Return to Tokyo Kitchen: Revenge of the Curry

For those of you haven’t studied my bio extensively, I lived in Japan for a year teaching English.  It was a pretty good time, but I came down with a horrible affliction while I was there known as Curry Fever.   Symptoms include, but are not limited to, a strong craving for Japanese curry anytime one thinks of Japan.  While most people might immediately think of sushi, ramen, or soba when they think Japanese food, curry is what immediately springs to my mind.  (That and karaage.  Oh karaage, I miss you so!)  And to be completely honest, good Japanese curry is hard to come by in this town, and yes, I’ve been to GoGo Curry.  While they do a great job on their katsu, I’m not wild about the curry itself.   So when Lunch’er Miche endorsed the curry at Tokyo Kitchen (10 John Street, at Broadway) when Kevin wrote about it back in January, I had to investigate.  So investigate I did.
Tokyo Lunch 001
I managed to try both the chicken and pork katsu curries (both ringing up at about $8 once you include the tax), but only had my camera to document the pork. I got a little miso soup on the side to see if it was any better than the one I’d had at Cafe Hanover and because it imparts a bit of nostalgia for me.
Tokyo Lunch 004
The pork came in the form of a cutlet about a half inch thick and covered in breading ranging from crispy on the edges to slightly soggy on top. This was likely the result of the hardcore seal the counter girl put on my styrofoam box. It was nasty outside so she busted out the masking tape to seal my box and assure that none of the rain would get to my curry and that none of the curry would get all over the plastic bag. It was, as Lunch’er Miche noted, a little on the dry side, but still not too bad. The chicken was really tasty, but not at all what I was expecting. I was looking for a good, well-breaded and fried cutlet, but what I got was closer to chunks of battered chicken. Neither were really the classic katsu I wanted, but they did the job for now.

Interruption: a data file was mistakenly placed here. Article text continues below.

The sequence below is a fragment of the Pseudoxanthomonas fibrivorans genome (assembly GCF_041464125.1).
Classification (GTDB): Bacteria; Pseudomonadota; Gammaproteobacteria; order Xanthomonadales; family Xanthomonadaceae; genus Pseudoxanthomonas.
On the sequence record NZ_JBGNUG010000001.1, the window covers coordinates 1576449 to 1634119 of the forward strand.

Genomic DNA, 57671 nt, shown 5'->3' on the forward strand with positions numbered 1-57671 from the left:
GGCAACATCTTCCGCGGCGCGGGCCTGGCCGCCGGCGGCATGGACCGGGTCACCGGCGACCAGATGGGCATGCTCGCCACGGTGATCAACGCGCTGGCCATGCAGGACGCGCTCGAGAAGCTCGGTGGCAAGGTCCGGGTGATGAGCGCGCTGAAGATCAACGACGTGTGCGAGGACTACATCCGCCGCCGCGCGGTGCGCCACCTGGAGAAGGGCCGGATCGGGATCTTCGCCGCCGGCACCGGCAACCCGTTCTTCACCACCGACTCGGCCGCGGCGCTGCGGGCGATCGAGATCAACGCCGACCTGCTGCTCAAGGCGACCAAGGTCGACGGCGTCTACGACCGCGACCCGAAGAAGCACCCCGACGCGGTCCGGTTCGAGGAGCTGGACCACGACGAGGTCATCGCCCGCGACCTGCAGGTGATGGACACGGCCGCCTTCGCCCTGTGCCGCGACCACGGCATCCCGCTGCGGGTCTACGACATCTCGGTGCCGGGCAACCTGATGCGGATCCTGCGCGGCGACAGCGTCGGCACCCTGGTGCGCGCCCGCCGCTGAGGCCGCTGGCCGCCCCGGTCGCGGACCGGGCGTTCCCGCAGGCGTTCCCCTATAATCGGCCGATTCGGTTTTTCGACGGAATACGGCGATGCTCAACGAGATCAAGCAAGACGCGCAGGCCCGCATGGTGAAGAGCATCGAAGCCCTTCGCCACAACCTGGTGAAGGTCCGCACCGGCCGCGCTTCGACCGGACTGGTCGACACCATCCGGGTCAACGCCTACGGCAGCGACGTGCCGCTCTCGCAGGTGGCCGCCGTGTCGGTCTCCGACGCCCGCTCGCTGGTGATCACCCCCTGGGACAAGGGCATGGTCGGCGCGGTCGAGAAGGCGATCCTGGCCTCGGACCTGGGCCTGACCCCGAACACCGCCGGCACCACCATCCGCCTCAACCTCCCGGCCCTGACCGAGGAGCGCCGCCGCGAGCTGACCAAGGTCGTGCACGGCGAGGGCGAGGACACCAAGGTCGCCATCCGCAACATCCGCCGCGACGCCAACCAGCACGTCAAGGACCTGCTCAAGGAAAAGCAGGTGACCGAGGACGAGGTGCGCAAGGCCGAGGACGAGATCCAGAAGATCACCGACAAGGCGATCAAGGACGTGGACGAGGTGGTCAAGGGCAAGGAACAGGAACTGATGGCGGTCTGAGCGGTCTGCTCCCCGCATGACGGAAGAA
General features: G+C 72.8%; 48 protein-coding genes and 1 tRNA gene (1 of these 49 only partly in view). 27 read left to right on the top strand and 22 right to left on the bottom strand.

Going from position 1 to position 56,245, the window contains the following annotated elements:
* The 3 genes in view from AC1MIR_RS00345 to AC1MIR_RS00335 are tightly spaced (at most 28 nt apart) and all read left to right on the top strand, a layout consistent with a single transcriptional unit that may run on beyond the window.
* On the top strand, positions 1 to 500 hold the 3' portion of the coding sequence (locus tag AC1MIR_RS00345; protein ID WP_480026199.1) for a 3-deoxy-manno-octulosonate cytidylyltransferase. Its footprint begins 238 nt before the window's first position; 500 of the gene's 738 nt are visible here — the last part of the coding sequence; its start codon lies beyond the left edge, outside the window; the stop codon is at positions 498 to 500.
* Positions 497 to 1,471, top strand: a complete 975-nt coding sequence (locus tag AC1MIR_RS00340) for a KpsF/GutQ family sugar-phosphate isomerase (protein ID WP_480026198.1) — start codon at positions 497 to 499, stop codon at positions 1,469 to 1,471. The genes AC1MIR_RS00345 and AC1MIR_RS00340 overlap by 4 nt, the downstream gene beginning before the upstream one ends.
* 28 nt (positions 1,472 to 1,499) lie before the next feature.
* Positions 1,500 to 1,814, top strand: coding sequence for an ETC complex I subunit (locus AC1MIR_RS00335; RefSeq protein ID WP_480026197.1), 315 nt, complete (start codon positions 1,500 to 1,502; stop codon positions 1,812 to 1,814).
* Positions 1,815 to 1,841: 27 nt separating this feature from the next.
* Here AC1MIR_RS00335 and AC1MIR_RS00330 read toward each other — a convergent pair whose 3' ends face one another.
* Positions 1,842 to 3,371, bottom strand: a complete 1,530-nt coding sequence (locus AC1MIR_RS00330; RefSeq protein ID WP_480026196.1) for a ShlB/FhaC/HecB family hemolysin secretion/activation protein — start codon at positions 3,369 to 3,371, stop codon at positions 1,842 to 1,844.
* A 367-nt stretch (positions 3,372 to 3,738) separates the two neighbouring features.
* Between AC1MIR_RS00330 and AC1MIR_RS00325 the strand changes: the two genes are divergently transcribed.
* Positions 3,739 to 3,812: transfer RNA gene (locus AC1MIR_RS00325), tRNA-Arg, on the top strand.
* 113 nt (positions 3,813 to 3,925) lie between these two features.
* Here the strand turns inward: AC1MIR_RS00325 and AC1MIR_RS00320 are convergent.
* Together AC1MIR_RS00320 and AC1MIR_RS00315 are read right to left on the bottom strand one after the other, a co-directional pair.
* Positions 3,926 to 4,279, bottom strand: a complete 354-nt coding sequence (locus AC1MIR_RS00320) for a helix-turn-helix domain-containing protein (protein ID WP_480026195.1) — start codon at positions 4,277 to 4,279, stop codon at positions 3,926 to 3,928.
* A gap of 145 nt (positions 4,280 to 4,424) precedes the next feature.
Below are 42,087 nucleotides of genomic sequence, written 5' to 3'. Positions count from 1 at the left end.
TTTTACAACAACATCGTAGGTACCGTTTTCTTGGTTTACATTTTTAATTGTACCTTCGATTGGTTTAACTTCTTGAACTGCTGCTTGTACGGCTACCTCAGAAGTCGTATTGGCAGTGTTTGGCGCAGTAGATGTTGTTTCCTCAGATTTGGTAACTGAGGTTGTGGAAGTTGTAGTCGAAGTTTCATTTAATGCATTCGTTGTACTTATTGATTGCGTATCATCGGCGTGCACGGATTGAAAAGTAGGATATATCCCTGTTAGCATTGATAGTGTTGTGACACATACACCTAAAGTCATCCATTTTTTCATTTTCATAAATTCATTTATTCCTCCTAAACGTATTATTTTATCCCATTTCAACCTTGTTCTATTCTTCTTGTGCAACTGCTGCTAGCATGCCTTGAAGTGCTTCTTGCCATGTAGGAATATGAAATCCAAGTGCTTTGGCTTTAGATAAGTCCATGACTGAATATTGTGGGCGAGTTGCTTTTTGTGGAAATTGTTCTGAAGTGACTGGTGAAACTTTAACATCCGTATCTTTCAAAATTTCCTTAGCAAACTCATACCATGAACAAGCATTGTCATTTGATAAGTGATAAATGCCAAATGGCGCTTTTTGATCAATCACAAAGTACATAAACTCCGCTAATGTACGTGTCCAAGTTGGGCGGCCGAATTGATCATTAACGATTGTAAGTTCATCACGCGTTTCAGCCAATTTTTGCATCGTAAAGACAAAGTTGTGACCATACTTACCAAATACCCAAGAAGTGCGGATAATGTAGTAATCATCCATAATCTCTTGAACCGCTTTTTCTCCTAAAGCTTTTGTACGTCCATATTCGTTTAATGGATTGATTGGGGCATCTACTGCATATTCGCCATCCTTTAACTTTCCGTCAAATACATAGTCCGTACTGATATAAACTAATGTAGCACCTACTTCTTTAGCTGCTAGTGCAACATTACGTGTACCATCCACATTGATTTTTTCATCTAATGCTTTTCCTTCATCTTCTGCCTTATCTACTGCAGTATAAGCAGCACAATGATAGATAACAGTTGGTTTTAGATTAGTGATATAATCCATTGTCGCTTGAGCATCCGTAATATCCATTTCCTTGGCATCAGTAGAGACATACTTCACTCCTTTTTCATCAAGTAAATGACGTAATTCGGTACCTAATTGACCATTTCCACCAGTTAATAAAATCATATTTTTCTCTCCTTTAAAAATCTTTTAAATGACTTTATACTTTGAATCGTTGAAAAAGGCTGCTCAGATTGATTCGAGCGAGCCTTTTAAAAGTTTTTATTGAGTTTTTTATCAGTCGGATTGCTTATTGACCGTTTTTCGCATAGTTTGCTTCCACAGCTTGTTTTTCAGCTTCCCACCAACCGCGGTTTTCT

The curry, on the other hand, was exactly what I was looking for. Rich, slightly spicy, and downright delicious. If somehow I could get the fried cutlet from GoGo and the curry from Tokyo Kitchen, it would be a match made in heaven!
Tokyo Lunch 007
The miso soup ($1.50) was a good side to grab. The chunks of tofu were larger and less uniform than the ones found at Cafe Hanover and included some seaweed (standard in Japan, but less so here). While it was definitely good, it wasn’t quite as good as at Cafe Hanover. It was a shade too salty for me and lacked a bit of the subtle depth that the good stuff carries.
Tokyo Lunch 010
At the end of the day, you absolutely cannot go wrong with katsu curry at Tokyo Kitchen. While the meat options aren’t strictly authentic, the curry itself is really something special and more than I could’ve hoped for down in the Financial District. Finding this gem was a dream come true. Now, if only someone would bring Coco Ichibanya Curry to New York. Then my dreams really would come true. Minus the olympic size swimming pool of curry, of course.

Tokyo Kitchen, 10 John St. (btw. Broadway and Nassau St.), (212) 608-3094



  • Whoa, all that brown gravy! It doesn’t look like a lot of food though, unless you count drinking up the curry as a part of the meal.

  • gotta use corn flakes to bread chicken katsu!

  • SMO – it’s a pretty hefty meal. The weight of it is surprising, and the amount of curry, rice and friedness makes it filling… and soooo tasty.

    Chris – Have you tried Curry-ya in the East Village? The Berkshire Pork Katsu Curry is pretty good there. Better than GoGo Curry, and a little thicker than Tokyo Kitchen’s… but it’s also twice the price. :\ Oh, also, the katsu always tastes better at TK if you can find a spot to eat it there.

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